Tuesday, May 30, 2017

Making Cheese... Maybe.

This week, I took my first stab at making real cheese.   But... it didn't go too great.  I broke out a gallon of milk, added the acid and set to heating it up.  Like with my rennet making experience, the heating took way longer than I anticipated, so I was getting a bit panicky by the time it reached the mandatory 88oF.  Once there, I started the real test, adding the rennet.  I measured out a few tablespoons of the mixture, stirred it in for the required time, then covered it and furiously hoped for ten minutes that when I opened the pot, I would see any kind of separation.  Unfortunately, when I whipped off the lid, it looked exactly the same as when I covered it.  I repeated the process several more times, each time adding a little more rennet, until I was pouring in half cups, and the milk itself was turning a weird brownish color.   No matter how much I added, nothing was happening.  The only conclusion I could come to was that something was up with the rennet.  That was the key thing for the coagulation to occur, and based on my less than precise rennet making process, it seemed likely that it did not work properly.  The most likely cause of this, in my opinion, is the fact that the nettle leaves that we used had been processed and made into an herbal supplement, instead of being the hand picked leaves that the recipe called for.  Going from here, I would like to order the fresh leaves, and try my hand again at making rennet.  Unfortunately, there is not a huge amount of time left in this year, so I am just ordering rennet premade.  Hopefully, this will ensure the success of my second attempt at making cheese.

Raunchy Rennet (a little late, oops)

This biggest thing that happened this week on my journey through cheese making was making the rennet.  We finally were able to get a hold of nettle leaves, so I was a go on the rennet process.  Reading through the procedure made making rennet seem like a breeze, but it turned out to be a bit more complicated when actually in practice.  For one thing, the amount of dried nettle that we got, one pound as the recipe states, was way too much for the amount of water they suggested using, and too much for the pot I brought.  Because of this, the amount of water and nettle I used was in a much different ratio than the recipe stated.  Nonetheless I pushed on, and went to boil the mushy goop.  Boiling a goop is harder than it sounds, because the water is not distinctly separated from the solids in it.  This caused a bit of fear when the mixture appeared to be alive and breathing as bubbles moved the leaves up and down.  After a really long time, I decided it was boiling, added the salt and drained it, releasing a very strong hay smell, and revealing a very very dark liquid that was basically super steeped herbal tea.  Next week I will begin the real test of this process, the making of the actual cheese! Stay tuned for how that turns out!!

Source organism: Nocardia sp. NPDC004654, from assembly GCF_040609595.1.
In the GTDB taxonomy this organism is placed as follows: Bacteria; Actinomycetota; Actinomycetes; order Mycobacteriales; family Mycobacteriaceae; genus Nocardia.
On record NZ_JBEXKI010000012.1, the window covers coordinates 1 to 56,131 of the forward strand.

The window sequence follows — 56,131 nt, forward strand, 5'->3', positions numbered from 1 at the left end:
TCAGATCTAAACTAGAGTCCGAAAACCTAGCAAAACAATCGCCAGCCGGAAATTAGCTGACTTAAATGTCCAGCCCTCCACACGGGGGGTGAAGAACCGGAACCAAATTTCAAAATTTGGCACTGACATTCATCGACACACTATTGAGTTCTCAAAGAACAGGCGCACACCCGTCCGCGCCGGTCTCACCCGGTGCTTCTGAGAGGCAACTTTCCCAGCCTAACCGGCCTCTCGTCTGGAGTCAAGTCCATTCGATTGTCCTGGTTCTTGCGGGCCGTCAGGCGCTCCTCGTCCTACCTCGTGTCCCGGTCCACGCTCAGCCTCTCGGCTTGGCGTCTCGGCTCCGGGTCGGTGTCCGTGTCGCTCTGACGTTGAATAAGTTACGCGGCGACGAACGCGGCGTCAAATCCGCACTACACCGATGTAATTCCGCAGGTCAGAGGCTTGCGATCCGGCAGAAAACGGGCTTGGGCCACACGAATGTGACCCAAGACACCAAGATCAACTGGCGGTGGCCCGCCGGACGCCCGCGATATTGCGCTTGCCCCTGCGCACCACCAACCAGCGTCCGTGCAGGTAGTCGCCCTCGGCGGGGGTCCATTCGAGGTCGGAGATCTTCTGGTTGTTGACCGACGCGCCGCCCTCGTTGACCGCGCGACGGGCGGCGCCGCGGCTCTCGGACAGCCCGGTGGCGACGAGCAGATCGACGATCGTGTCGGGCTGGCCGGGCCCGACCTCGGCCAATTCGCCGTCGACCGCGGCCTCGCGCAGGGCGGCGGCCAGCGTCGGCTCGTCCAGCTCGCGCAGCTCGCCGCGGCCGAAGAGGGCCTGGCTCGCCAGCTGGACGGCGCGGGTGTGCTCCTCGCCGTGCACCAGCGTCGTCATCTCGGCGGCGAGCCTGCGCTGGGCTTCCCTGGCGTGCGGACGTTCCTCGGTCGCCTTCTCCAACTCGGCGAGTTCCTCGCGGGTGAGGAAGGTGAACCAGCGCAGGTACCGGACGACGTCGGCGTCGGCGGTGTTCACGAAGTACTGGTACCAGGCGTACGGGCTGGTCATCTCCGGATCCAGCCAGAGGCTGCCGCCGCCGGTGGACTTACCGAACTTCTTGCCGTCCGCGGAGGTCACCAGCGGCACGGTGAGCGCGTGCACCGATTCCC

Monday, May 15, 2017

Getting It Going With Genius Hour

This week we began to explore our ideas for Genius Hour.  On Wednesday, my first class day of the week, I was very convinced that I wanted to somehow genetically engineer something.  I really like genetics, it is definitely my favorite unit, but as I was researching the different materials I would need, and the amount of work that would need to go into it, I started doubting whether or not I would actually be able to do the type of thing I wanted to.  Once I had this realization, I very drastically shifted focus.  I knew I wanted to explore, not so much an experiment, as making something.  I started researching bacterial byproducts, to see if there was anything I could make using bacteria because that would involve life.  Somehow on this escapade through google I landed on cheese.  As I was researching how cheese is made, and how I could directly tie it into life, I started looking into the ingredient rennet in cheese.  Rennet is an essential part of the cheese-making process that contains an enzyme responsible for the coagulation of the milk into curds.  While it is most often obtained from the stomach of lambs, I found several methods to get it from different plants, something that is very doable, and also ties perfectly into life and the study of biology.  So this has become my plan.  Right now, I am working on obtaining the nettle leaves that I will be using to make rennet, as well as figuring out what type of milk I will be using to make the cheese later on.  Overall, I am actually glad that the genetic thing didn't work out, because I am so stoked to make cheese!!